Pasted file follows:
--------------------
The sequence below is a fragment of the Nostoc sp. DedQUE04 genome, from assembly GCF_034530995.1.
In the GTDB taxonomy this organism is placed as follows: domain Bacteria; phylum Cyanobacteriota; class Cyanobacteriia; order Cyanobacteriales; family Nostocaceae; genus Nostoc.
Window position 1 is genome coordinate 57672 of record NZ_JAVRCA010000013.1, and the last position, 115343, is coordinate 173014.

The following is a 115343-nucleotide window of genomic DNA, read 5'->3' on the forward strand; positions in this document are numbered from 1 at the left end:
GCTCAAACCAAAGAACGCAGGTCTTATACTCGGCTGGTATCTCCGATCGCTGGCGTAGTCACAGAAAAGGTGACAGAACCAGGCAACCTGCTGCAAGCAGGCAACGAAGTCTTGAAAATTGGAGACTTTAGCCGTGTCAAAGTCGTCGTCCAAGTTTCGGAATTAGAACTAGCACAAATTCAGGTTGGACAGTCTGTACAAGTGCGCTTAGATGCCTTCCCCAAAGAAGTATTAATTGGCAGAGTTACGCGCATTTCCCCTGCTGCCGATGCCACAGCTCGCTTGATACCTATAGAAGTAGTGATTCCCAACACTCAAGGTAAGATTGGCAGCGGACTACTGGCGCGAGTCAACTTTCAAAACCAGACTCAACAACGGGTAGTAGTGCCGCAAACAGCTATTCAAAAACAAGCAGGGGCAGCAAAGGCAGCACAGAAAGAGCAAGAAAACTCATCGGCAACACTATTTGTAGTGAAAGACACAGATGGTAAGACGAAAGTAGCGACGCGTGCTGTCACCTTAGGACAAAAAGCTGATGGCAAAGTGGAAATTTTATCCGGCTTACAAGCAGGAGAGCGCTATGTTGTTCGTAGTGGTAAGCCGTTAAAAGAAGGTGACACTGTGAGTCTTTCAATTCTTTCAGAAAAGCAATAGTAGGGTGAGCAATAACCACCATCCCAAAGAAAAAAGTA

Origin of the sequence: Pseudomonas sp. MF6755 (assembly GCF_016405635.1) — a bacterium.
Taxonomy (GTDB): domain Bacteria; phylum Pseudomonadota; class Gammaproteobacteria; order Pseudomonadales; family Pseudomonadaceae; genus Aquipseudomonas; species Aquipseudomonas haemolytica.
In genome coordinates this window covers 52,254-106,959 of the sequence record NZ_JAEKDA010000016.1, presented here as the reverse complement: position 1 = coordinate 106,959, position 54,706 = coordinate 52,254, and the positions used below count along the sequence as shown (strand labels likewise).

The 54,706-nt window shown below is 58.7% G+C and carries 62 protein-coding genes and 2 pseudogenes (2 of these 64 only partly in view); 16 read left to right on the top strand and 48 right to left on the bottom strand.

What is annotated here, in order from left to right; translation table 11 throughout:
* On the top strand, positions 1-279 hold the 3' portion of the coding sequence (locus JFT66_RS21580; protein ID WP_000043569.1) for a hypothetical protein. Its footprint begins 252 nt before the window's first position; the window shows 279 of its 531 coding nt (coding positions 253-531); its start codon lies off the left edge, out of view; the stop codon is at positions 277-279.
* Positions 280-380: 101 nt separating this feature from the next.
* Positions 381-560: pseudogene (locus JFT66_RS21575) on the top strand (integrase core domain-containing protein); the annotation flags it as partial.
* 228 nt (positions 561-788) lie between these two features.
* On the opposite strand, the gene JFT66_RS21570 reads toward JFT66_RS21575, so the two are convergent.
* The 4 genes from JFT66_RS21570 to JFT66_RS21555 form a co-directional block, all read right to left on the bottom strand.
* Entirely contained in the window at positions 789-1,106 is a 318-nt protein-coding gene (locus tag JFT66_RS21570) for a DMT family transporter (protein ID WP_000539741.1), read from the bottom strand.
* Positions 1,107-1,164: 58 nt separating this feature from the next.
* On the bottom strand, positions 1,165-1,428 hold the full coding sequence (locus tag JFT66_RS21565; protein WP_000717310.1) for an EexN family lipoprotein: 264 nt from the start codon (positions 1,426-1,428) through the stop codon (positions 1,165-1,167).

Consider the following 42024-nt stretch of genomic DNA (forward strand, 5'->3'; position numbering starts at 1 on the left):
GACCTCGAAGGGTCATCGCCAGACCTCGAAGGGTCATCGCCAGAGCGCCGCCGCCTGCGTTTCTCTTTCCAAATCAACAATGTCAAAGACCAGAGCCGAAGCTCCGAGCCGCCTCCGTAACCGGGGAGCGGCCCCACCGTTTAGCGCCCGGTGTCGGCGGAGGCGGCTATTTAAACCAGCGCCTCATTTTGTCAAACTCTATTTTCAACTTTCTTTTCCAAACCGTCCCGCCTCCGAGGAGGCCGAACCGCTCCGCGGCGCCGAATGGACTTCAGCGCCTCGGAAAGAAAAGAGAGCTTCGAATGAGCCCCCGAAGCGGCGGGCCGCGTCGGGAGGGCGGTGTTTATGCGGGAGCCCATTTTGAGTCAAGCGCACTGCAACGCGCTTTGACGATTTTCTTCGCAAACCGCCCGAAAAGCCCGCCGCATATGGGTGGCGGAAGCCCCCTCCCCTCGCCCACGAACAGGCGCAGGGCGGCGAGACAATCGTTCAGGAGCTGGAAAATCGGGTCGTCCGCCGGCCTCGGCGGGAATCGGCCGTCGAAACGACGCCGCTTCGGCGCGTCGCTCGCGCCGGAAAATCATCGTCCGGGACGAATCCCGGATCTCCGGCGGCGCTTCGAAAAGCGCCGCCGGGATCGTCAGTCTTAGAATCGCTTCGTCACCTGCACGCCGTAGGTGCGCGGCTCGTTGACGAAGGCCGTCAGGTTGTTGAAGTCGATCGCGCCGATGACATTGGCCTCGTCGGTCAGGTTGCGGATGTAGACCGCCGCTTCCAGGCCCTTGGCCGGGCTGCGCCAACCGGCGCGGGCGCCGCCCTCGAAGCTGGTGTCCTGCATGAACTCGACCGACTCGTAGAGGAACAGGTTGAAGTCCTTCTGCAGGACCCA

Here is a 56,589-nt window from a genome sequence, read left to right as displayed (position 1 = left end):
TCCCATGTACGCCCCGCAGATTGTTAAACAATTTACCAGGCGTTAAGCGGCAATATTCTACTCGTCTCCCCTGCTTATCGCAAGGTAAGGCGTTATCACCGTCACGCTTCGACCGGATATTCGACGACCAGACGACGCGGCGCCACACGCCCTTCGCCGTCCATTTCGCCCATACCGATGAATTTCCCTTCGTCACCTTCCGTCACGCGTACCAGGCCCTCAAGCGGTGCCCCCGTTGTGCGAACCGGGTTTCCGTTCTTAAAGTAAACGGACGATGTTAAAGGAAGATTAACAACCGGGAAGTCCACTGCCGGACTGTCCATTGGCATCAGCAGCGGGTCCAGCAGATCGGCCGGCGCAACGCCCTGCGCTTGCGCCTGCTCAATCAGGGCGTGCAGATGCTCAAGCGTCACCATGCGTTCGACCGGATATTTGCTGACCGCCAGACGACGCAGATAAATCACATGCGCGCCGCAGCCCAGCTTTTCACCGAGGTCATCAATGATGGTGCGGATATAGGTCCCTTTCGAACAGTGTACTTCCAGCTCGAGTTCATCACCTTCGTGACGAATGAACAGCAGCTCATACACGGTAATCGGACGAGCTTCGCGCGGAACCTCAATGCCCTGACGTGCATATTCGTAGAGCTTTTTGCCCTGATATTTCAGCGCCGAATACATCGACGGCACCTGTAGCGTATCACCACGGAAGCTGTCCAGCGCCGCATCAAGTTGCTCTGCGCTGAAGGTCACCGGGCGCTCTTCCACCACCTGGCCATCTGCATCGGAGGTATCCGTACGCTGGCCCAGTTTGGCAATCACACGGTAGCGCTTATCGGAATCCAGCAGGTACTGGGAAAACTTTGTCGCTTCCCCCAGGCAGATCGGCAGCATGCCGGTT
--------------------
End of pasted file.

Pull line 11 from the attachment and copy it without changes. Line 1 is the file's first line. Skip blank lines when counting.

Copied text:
* On the top strand, positions 1-279 hold the 3' portion of the coding sequence (locus JFT66_RS21580; protein ID WP_000043569.1) for a hypothetical protein. Its footprint begins 252 nt before the window's first position; the window shows 279 of its 531 coding nt (coding positions 253-531); its start codon lies off the left edge, out of view; the stop codon is at positions 277-279.